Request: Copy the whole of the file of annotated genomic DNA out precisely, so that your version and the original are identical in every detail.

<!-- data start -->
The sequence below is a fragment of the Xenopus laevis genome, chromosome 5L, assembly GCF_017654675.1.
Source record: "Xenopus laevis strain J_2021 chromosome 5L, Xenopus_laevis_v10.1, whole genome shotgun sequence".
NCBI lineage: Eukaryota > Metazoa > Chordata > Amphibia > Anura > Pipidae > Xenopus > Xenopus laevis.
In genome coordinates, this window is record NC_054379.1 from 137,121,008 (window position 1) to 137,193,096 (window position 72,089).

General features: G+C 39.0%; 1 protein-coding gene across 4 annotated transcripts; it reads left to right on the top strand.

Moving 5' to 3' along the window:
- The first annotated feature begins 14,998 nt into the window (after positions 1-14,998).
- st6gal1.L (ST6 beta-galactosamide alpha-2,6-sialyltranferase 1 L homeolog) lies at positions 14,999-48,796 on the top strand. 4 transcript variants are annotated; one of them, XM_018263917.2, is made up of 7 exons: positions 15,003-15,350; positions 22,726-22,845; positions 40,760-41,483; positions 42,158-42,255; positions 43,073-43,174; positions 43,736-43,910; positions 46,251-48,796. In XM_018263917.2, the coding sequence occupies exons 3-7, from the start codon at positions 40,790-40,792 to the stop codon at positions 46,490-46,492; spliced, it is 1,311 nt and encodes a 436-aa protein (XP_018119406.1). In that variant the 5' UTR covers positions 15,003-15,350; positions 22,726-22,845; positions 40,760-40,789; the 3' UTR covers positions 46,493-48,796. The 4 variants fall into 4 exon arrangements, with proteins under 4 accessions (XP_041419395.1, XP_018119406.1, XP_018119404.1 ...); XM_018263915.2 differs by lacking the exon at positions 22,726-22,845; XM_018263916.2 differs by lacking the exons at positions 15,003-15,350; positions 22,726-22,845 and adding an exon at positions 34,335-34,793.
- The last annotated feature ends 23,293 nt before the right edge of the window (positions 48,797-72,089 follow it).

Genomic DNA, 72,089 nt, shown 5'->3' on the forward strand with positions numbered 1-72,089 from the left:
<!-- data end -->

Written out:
The sequence below is a fragment of the Xenopus laevis genome, chromosome 5L, assembly GCF_017654675.1.
Source record: "Xenopus laevis strain J_2021 chromosome 5L, Xenopus_laevis_v10.1, whole genome shotgun sequence".
NCBI lineage: Eukaryota > Metazoa > Chordata > Amphibia > Anura > Pipidae > Xenopus > Xenopus laevis.
In genome coordinates, this window is record NC_054379.1 from 137,121,008 (window position 1) to 137,193,096 (window position 72,089).

General features: G+C 39.0%; 1 protein-coding gene across 4 annotated transcripts; it reads left to right on the top strand.

Moving 5' to 3' along the window:
- The first annotated feature begins 14,998 nt into the window (after positions 1-14,998).
- st6gal1.L (ST6 beta-galactosamide alpha-2,6-sialyltranferase 1 L homeolog) lies at positions 14,999-48,796 on the top strand. 4 transcript variants are annotated; one of them, XM_018263917.2, is made up of 7 exons: positions 15,003-15,350; positions 22,726-22,845; positions 40,760-41,483; positions 42,158-42,255; positions 43,073-43,174; positions 43,736-43,910; positions 46,251-48,796. In XM_018263917.2, the coding sequence occupies exons 3-7, from the start codon at positions 40,790-40,792 to the stop codon at positions 46,490-46,492; spliced, it is 1,311 nt and encodes a 436-aa protein (XP_018119406.1). In that variant the 5' UTR covers positions 15,003-15,350; positions 22,726-22,845; positions 40,760-40,789; the 3' UTR covers positions 46,493-48,796. The 4 variants fall into 4 exon arrangements, with proteins under 4 accessions (XP_041419395.1, XP_018119406.1, XP_018119404.1 ...); XM_018263915.2 differs by lacking the exon at positions 22,726-22,845; XM_018263916.2 differs by lacking the exons at positions 15,003-15,350; positions 22,726-22,845 and adding an exon at positions 34,335-34,793.
- The last annotated feature ends 23,293 nt before the right edge of the window (positions 48,797-72,089 follow it).

Genomic DNA, 72,089 nt, shown 5'->3' on the forward strand with positions numbered 1-72,089 from the left: